In this particular instance, your article mentions that Gloria reported the sale to her employer.  While liquor laws were violated, this didn’t result in any citation to the store or to the employee.  Instead of keeping this under wraps, Trader Joe’s did the right thing in terminating the employee for violating state law and company policy.  However, considering no citation was issued, Trader Joe’s also might have the option of immediately rehiring her.  

This is not an easy decision, because the company terminated dozens, if not hundreds of people, for selling alcohol to minors, and they were never eligible for rehire.  While we may feel sympathy for a specific individual, treating this person more favorably than all the others might be discriminatory to the others.  What would happen if they asked for these people to get their jobs back? 

You're right.  This may be life.

But sometimes life, when there is no room of empathy, sucks.

Regarding the changing face of work as headquarters seem to become less important, one MNB reader wrote:

The Headquarter store has always been perceived as the “only” place to do business. Largely in part because upper management never thought that business could be conducted efficiently from remote locations.  Now they are seeing that this is not the case, and their employees are much happier for it.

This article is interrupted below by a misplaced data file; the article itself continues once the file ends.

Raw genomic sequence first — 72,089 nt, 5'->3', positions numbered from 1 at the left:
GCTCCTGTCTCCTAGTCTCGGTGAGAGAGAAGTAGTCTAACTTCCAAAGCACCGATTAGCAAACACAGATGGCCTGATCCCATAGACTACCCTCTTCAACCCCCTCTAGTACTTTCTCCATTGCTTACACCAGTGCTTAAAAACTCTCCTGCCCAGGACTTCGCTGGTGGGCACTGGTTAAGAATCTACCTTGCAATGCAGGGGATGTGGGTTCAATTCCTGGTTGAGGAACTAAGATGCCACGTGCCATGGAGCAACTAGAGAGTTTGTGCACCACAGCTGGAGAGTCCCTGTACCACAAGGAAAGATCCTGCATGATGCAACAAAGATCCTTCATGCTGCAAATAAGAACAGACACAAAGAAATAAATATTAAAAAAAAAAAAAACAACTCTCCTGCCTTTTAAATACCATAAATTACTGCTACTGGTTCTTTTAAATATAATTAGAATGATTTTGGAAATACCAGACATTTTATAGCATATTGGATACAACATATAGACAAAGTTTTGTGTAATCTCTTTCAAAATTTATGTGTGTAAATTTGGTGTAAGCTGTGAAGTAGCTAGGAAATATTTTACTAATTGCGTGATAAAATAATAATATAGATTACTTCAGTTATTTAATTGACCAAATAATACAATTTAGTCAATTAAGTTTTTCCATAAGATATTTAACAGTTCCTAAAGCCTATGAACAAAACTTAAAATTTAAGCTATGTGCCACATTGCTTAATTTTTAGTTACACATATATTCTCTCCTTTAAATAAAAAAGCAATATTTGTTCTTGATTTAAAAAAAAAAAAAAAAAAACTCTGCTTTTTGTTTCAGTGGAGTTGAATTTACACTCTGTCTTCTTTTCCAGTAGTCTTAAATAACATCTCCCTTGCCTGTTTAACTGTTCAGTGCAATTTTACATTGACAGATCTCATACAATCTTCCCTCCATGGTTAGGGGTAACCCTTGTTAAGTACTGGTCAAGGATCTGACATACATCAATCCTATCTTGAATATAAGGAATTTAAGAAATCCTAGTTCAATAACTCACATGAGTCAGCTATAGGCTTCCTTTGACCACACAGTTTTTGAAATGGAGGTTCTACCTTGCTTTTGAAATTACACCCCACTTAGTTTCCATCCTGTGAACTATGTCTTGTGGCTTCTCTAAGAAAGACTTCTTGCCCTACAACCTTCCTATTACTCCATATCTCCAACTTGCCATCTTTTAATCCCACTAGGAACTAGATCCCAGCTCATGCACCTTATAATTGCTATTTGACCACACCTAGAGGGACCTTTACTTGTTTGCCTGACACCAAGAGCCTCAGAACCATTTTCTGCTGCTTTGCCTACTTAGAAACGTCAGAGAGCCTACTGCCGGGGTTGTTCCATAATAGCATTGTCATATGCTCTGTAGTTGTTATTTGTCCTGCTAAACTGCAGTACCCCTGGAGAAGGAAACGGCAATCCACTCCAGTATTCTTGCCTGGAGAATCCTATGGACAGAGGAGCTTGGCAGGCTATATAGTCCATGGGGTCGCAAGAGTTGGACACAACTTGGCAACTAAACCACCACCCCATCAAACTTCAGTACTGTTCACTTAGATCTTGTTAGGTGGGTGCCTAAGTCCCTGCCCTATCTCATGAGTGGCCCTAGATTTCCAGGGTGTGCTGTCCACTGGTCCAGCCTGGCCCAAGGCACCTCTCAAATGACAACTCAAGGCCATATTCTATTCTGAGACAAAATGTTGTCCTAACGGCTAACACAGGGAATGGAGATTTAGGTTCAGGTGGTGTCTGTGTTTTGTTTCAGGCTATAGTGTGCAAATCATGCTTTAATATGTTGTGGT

My thought … Take a page from history and empower the stores to make decisions at their level which would enable them to control more of what is offered and promoted.  Don’t have all the buying and promotional decisions land on the desk of one person.  I think that truly limits creativity and the base line knowledge of what happens at store level, which in turn, further perpetuates the long standing disconnect between HQ and the stores.  I know I’m off subject a bit on this but empowering your people to be involved in the business is very powerful team structure.  No one person will ever have a monopoly on all the good ideas.  When they think they do, is when they most certainly don’t.